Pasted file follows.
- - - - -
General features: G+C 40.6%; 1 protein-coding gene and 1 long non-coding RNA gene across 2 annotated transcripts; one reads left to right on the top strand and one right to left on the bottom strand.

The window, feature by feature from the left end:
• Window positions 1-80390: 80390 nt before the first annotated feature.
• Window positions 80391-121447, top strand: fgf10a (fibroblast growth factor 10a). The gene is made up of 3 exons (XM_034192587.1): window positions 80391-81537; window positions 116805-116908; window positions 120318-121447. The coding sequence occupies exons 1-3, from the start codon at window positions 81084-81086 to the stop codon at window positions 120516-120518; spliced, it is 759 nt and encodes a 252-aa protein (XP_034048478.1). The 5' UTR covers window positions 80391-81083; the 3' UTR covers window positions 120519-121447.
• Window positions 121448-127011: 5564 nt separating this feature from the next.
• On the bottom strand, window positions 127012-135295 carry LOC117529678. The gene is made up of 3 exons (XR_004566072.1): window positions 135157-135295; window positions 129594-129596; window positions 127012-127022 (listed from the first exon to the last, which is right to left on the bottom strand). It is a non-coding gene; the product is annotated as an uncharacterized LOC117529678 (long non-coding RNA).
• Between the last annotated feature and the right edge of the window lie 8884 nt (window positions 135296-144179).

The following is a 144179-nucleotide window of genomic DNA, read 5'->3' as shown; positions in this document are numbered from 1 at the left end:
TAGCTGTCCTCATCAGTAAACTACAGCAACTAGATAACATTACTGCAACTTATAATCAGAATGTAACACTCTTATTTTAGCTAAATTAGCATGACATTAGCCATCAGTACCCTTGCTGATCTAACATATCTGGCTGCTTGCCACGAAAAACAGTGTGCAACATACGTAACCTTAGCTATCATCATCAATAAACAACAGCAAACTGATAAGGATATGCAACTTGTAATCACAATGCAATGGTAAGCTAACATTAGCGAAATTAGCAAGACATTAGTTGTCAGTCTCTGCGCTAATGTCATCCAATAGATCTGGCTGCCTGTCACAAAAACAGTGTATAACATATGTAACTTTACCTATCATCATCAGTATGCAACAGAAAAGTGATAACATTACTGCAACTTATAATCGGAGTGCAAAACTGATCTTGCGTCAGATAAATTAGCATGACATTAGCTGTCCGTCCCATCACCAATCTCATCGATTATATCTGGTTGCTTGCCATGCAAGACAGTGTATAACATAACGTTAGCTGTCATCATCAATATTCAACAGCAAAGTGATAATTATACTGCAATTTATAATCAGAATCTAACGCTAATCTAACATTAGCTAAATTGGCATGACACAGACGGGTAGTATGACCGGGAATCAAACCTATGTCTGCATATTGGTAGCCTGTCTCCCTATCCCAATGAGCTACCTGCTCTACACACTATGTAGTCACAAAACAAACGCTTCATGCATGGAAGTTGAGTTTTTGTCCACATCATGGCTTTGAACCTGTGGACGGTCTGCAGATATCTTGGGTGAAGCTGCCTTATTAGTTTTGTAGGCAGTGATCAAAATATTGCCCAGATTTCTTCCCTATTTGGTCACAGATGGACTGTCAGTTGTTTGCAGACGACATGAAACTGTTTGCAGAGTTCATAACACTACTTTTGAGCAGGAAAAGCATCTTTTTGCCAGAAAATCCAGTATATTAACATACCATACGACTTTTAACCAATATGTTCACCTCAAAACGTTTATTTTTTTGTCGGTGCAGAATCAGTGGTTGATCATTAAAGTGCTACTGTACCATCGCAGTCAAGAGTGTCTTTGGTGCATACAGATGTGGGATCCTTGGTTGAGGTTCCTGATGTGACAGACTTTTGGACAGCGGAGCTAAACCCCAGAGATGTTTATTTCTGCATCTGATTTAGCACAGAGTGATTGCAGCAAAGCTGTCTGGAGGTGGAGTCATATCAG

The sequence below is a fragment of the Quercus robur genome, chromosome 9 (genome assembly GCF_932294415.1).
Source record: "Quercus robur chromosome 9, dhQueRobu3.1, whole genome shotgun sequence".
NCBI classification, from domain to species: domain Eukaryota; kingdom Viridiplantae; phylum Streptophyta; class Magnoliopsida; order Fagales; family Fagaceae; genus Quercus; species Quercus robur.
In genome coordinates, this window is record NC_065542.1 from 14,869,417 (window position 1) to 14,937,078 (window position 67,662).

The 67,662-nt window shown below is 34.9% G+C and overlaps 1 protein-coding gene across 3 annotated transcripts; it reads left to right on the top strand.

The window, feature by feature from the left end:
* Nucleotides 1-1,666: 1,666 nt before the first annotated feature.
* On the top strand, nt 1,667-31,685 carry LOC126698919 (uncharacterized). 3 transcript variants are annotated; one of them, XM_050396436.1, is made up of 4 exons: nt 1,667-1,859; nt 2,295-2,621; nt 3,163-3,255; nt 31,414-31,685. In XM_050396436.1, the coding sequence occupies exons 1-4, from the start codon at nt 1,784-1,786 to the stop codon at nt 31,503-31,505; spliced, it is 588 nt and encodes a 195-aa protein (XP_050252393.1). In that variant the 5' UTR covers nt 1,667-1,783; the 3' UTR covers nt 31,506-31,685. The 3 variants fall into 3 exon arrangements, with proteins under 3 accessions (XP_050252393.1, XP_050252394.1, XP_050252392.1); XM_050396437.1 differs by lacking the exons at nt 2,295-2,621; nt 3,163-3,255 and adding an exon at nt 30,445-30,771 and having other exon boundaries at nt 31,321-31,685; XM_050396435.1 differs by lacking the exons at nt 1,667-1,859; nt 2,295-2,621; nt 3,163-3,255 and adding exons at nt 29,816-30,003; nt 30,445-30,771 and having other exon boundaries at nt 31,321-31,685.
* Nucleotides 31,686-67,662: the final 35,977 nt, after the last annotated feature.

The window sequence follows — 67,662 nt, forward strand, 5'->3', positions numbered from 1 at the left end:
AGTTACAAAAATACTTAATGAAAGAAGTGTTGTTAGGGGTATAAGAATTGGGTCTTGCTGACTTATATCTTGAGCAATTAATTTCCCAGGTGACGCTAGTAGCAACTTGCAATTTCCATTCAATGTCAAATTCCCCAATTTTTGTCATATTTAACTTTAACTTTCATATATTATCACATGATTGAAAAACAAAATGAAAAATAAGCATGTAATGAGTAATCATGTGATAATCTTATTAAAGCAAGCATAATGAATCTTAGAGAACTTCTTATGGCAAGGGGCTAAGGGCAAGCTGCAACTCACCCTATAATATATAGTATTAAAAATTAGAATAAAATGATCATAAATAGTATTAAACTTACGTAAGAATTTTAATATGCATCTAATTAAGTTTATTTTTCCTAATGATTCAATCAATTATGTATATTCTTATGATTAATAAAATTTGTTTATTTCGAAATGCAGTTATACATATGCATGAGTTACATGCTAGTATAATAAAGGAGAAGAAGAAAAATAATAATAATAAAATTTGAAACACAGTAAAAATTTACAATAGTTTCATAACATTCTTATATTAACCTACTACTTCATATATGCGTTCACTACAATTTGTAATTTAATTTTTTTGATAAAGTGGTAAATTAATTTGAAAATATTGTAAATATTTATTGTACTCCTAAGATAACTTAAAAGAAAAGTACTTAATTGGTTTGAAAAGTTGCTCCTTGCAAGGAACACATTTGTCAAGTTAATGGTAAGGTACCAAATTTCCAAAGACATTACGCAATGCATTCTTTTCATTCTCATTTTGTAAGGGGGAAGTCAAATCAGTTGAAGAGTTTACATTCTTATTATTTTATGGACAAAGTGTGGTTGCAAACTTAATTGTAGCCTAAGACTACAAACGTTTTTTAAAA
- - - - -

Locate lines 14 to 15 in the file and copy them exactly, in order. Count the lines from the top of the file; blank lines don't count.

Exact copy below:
The 67,662-nt window shown below is 34.9% G+C and overlaps 1 protein-coding gene across 3 annotated transcripts; it reads left to right on the top strand.

The window, feature by feature from the left end: